Even as the motoring world's love affair with sports utility vehicles (SUVs) continues strongly, German automaker is continuing with the largest SUV offensive in the company’s history. By 2025, every second Volkswagen passenger cars sold throughout the world will probably be an SUV. This already applies to every fifth car sold now. The brand expects especially strong growth in SUV sales in North and South America, as well as in China.
By 2025, Volkswagen will be offering more than 30 SUV models throughout the world. With the new Polo-sized T-Cross, the brand is rounding off its SUV product portfolio at the bottom in the smallest segment. On October 24, the Volkswagen T-Cross made its world debut and was unveiled at the same time in Europe, China and South America.
The Touareg is at the top end of Volkswagen‘s SUV range, while the T-Roc is currently the brand‘s smallest SUV. Now the T-Cross, the brand’s smallest and most compact SUV,is ready to be launched.
“SUVs are becoming increasingly popular with our customers throughout the world,” says Jürgen Stackmann, Member of the Board of Management of the Volkswagen Passenger Cars brand responsible for Sales. “This is why we are consistently pursuing our current SUV offensive. It will be a key contribution to strengthening our core business so that we can invest the necessary billions of euros in mobility and autonomous driving. The T-Cross rounds off our SUV family in the rapidly growing small SUV market.”
With the Touareg in the premium SUV segment, the Tiguan2 and T-Roc in the compact classes and the new T-Cross in the small car segment, Volkswagen has a strong product portfolio that will continue to grow.
Further SUV models are due to follow. Volkswagen’s first full-electric SUV, the ID. CROZZ3, is to be launched in 2020. This vehicle segment is part of Volkswagen’s e-mobility offensive, which aims to bring 20 new full-electric models onto the market by 2025.
SUV-ival of the fittest
The SUV offensive announced by Volkswagen in 2015 is a success story. The compact Tiguan is now among the 10 best-selling cars in the world, with almost five million units sold. The introduction of the second generation in 2016 heralded the expansion of the Volkswagen SUV portfolio.
The country-specific models Atlas for the USA and Teramont for China are enjoying sales success in their respective markets. The Touareg, which was the brand’s first SUV and has now reached its third generation, is also recording outstanding sales figures. Volkswagen expects global sales since the introduction of the first generation to reach the figure of 1 million units in the near future.
The relatively young T-Roc, the SUV in the Golf class, also got off to a good start. Since the model was launched at the end of last year, almost 130,000 cars have been sold.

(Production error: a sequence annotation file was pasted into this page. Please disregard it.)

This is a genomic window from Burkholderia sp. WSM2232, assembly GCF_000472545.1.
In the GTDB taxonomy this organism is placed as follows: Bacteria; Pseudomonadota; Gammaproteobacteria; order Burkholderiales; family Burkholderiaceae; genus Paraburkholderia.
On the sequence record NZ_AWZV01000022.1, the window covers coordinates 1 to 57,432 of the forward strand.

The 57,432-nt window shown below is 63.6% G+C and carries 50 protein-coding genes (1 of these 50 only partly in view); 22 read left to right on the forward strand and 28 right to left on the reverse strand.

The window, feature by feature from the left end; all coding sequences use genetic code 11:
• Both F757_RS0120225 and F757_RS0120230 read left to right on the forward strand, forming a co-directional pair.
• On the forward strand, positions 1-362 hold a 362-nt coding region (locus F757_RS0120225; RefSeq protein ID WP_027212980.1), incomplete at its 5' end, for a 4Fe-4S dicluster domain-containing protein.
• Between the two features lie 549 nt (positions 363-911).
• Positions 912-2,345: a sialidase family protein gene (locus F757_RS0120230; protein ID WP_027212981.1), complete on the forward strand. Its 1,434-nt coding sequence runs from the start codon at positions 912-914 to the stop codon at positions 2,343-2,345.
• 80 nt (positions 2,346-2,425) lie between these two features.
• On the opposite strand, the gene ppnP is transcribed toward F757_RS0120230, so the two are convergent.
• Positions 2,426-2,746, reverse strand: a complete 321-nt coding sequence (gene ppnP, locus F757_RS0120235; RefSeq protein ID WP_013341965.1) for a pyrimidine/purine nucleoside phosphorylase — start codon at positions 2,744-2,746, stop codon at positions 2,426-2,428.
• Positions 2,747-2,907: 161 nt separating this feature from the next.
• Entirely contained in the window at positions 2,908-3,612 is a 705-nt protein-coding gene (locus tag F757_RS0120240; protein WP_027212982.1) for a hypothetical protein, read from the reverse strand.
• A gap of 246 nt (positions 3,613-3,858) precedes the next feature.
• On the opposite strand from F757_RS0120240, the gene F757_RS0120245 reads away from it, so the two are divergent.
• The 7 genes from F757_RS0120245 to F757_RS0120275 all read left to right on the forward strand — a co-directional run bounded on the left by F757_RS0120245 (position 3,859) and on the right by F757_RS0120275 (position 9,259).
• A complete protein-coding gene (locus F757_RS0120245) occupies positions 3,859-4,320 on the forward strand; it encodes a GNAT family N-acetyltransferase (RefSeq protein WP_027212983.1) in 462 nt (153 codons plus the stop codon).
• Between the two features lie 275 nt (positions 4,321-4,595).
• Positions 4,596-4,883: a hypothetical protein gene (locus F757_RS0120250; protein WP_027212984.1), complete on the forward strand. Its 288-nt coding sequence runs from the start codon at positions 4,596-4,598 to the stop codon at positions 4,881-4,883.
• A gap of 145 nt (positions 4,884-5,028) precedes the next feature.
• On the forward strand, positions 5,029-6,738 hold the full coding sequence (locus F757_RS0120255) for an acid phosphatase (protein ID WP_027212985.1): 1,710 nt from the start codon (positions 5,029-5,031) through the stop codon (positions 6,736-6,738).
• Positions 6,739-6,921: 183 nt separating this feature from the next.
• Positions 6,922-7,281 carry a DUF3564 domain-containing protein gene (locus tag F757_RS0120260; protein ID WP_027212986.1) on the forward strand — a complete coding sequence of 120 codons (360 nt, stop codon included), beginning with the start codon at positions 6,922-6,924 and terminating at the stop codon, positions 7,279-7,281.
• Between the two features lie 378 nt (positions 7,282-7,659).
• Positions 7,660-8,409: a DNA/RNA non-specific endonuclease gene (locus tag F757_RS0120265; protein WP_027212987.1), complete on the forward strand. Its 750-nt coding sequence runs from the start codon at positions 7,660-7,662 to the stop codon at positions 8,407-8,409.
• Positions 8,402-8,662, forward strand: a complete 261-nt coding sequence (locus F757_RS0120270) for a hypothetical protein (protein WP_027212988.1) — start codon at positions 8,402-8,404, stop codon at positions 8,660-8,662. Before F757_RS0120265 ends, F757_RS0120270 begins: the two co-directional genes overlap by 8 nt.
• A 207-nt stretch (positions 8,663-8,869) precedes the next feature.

Now the brand’s smallest and most compact SUV is ready to be launched – the first SUV offered by Volkswagen in this vehicle class – rounding off the SUV product portfolio at the bottom.
T-Cross is India-bound
The Volkswagen T-Cross will be sold globally with two wheelbase options. While the shorter version is based on the MQB A0 platform and aimed at European markets, the longer variant is targeted at emerging markets like South America, India and China. This model is based on a modified version of the MQB A0 architecture. The architecture is shared with the Volkswagen Virtus sedan (Vento replacement) sold in South American markets. This sedan is also headed to India in future.
The Volkswagen T-Cross is 4.19m long (European-spec variant is 4.17m), has a wheelbase of 2.65m and is 1.56m tall. The added length offers more interior room, especially in the second row. It gets sliding rear seats that will help in increasing legroom, or cargo room, depending on position.
The Volkswagen T-Cross for emerging markets gets a 1.0-litre TSI petrol unit, good for 128hp and 196Nm; this is the same engine used in the new Volkswagen Polo and the Virtus. Higher variants will come with a 1.4-litre TSI petrol engine that will deliver a healthy 150hp and 250Nm. A third engine option will be a 1.6-litre MSI petrol that churns out 110hp. The T-Cross 1.0 TSI is mated to a 6-speed manual gearbox, while the other engine options will get a 6-speed auto. The European-spec T-Cross also gets a 1.6-litre diesel option.
As far as safety goes, the Volkswagen T-Cross for emerging markets comes loaded with six airbags, automatic post-collision braking, ABS and ESP. The company is aiming with a 5-star Latin NCAP crash test rating for the T-Cross SUV. The longer T-Cross loses out on adaptive cruise control, automatic braking system with pedestrian detection, automatic high beam, and a blind spot monitoring system, which is available on the Euro-spec T-Cross.
Skoda will borrow the MQB A0 platform too, which means it will share underpinnings with the Volkswagen T-Cross SUV for emerging markets. As part of the India 2.0 strategy, Skoda will introduce this SUV in India in 2020, after a reveal of the production version sometime next year. This SUV was earlier previewed as the Skoda Vision X. The production-spec SUV will see stiff competition from the likes of the Nissan Kicks, the Tata Harrier, Renault Captur and the Hyundai Creta, and this means the model should come with premium interiors and a long feature list as well.
Along with the platform, the Skoda SUV will share a few body panels from the T-Cross, along with many interior bits like the dashboard, seats, and tech. India will first see the launch of the Skoda SUV first, and then the T-Cross.
(With inputs from Akbar Merchant)
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